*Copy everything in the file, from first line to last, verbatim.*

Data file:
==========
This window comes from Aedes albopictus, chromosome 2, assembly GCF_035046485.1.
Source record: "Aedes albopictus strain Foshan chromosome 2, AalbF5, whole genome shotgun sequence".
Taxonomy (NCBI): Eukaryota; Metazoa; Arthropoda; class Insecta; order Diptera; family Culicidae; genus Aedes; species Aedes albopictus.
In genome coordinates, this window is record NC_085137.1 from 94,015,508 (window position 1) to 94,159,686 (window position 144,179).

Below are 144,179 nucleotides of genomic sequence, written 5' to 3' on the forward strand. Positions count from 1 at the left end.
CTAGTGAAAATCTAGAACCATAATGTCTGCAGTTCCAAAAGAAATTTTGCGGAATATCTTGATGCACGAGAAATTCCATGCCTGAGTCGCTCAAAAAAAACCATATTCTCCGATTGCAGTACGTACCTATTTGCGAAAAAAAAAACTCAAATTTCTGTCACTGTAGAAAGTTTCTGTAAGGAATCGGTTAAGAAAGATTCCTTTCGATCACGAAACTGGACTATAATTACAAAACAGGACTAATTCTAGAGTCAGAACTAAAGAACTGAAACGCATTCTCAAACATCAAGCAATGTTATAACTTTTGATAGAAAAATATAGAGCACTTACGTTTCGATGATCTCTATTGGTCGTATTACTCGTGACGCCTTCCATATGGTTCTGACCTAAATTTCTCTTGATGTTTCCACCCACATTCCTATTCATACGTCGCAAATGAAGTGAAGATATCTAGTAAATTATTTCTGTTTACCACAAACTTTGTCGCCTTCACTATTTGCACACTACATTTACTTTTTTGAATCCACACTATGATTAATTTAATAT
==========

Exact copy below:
This window comes from Aedes albopictus, chromosome 2, assembly GCF_035046485.1.
Source record: "Aedes albopictus strain Foshan chromosome 2, AalbF5, whole genome shotgun sequence".
Taxonomy (NCBI): Eukaryota; Metazoa; Arthropoda; class Insecta; order Diptera; family Culicidae; genus Aedes; species Aedes albopictus.
In genome coordinates, this window is record NC_085137.1 from 94,015,508 (window position 1) to 94,159,686 (window position 144,179).

Below are 144,179 nucleotides of genomic sequence, written 5' to 3' on the forward strand. Positions count from 1 at the left end.
CTAGTGAAAATCTAGAACCATAATGTCTGCAGTTCCAAAAGAAATTTTGCGGAATATCTTGATGCACGAGAAATTCCATGCCTGAGTCGCTCAAAAAAAACCATATTCTCCGATTGCAGTACGTACCTATTTGCGAAAAAAAAAACTCAAATTTCTGTCACTGTAGAAAGTTTCTGTAAGGAATCGGTTAAGAAAGATTCCTTTCGATCACGAAACTGGACTATAATTACAAAACAGGACTAATTCTAGAGTCAGAACTAAAGAACTGAAACGCATTCTCAAACATCAAGCAATGTTATAACTTTTGATAGAAAAATATAGAGCACTTACGTTTCGATGATCTCTATTGGTCGTATTACTCGTGACGCCTTCCATATGGTTCTGACCTAAATTTCTCTTGATGTTTCCACCCACATTCCTATTCATACGTCGCAAATGAAGTGAAGATATCTAGTAAATTATTTCTGTTTACCACAAACTTTGTCGCCTTCACTATTTGCACACTACATTTACTTTTTTGAATCCACACTATGATTAATTTAATAT